If our top stars want to imitate Hollywood then they must also realise that however big a star, he cannot once the film starts, just on a whim leave the sets to shoot a commercial, or to do a show, attend a cricket match. All stars are bound by strict completion bonds and insurance covenants. In India, star tantrums and personal interests always come before a film. This is not tenable. The other sad part is that today’s top stars live in isolation and rarely work with the industry bodies to solve the industry problems (this despite the fact that nearly all of them are producers themselves). This malaise requires a rethink.

The other problem is that there is an acute shortage of good scripts because not enough time and money is invested in them. No film industry can survive on remakes and sequels. We need to invest in new writing talent and some time in catching up with world and our own literature and cinema. I find a large section of today’s industry far less read and informed than those of the earlier generations. If one film clicks everyone is ready to jump on the bandwagon of that genre. In any case, not enough time is spent in writing or revision of scripts.


We also tend to be imitative. See what is happening to promotion. The same redundant routine is followed by cast and crew of every film: the same first look revelation, the same press interactions, the same news channel interviews, the same visits to reality shows and cinemas. Little realising that there is very little to prove that any of this actually helps a film. There is hardly any positioning differentiator or real innovation. Just because one filmmaker or star has gone a particular promotional route others must follow? Crores of rupees go down the drain.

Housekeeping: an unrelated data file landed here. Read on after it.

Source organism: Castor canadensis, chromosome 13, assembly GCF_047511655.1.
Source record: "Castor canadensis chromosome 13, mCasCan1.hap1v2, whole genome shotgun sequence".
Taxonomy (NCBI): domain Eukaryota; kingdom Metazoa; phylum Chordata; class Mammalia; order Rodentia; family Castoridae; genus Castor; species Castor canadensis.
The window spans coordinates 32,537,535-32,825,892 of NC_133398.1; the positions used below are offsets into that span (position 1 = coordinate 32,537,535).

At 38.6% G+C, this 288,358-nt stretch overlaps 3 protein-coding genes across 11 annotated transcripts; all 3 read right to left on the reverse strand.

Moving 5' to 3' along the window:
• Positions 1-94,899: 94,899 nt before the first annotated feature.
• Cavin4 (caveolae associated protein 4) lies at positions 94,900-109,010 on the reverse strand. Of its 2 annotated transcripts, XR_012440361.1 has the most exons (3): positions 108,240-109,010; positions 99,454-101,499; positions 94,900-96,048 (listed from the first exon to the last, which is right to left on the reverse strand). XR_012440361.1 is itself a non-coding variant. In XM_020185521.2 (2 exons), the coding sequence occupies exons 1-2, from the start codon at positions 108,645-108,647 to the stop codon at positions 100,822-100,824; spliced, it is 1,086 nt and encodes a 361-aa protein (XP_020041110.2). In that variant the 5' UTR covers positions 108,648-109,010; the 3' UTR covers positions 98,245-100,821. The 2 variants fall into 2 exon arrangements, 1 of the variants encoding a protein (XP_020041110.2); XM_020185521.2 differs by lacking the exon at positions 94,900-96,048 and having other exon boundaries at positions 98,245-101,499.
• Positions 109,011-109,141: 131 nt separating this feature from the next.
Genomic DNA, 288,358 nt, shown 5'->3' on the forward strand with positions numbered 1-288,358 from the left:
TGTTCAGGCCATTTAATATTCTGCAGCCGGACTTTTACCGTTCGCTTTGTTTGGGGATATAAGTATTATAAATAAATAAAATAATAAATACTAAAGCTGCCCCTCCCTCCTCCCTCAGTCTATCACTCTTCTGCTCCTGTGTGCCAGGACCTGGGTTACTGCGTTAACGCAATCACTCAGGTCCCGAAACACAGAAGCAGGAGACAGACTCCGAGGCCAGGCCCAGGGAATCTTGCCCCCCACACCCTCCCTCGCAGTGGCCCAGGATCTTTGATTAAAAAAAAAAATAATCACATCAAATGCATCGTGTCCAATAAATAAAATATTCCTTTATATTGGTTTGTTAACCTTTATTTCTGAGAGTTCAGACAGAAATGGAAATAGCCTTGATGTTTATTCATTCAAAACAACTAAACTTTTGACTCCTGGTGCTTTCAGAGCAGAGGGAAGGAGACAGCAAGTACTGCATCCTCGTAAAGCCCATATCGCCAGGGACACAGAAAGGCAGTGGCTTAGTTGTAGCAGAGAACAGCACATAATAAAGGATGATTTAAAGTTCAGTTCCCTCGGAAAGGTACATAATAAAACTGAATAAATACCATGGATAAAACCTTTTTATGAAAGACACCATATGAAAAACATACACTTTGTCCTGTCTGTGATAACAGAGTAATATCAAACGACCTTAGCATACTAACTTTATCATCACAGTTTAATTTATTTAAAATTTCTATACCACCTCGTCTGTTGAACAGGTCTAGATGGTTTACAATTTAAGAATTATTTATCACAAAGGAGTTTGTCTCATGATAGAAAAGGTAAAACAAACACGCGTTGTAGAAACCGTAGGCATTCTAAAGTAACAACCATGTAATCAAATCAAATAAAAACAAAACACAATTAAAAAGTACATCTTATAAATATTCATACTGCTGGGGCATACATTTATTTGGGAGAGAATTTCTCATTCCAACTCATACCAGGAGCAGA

Similarly, stars imitate each other and follow up what they believe is the path to fame often rubbing the rest of the industry’s nose to the ground. Producers and directors waste crores on reccees and location hunts that it makes a mockery of any planning. On most shoots you find an army of vanity vans and countless hangers on mooching on producers' expense. This has to stop. And not surprisingly most films end up going beyond their budget!

The other important thing to do is to tap newer markets overseas. There is no reason why we cannot double our export income in three years. In India, we have to lobby with the central and state governments for cinema friendly laws so that we can increase the number of screens by at least 100 per cent in the coming three years. In future, 60 per cent of a film’s revenue must accrue from streams like TV and online rights, product placements, and digital downloads, video-on-demand and merchandising. The much-talked about overseas market is expanding by the week. A small but acclaimed film like The Lunchbox (marketed by Sony Pictures Classic) has earned more than $20 million in overseas. We must tap the non-traditional markets aggressively.

We’re standing on the cusp of a major change. With an economy on the mend and a lot of new money flowing in, it is up to Bollywood to seize the opportunity. Fortunately, as more multiplexes screens open up and non-theatrical revenues rise even niche films will find an audience. As we are already witnessing with films of different genres and budgets doing well. In fact, creativity in a way gives an unfair advantage to the talented even in a market driven scenario. To exploit their USP, filmmakers must keep their target audience in mind while they make and market their films.

Bollywood, forget the fake awards and smell the coffee.

Have a sparkling 2015!

Last updated: December 28, 2014 | 14:16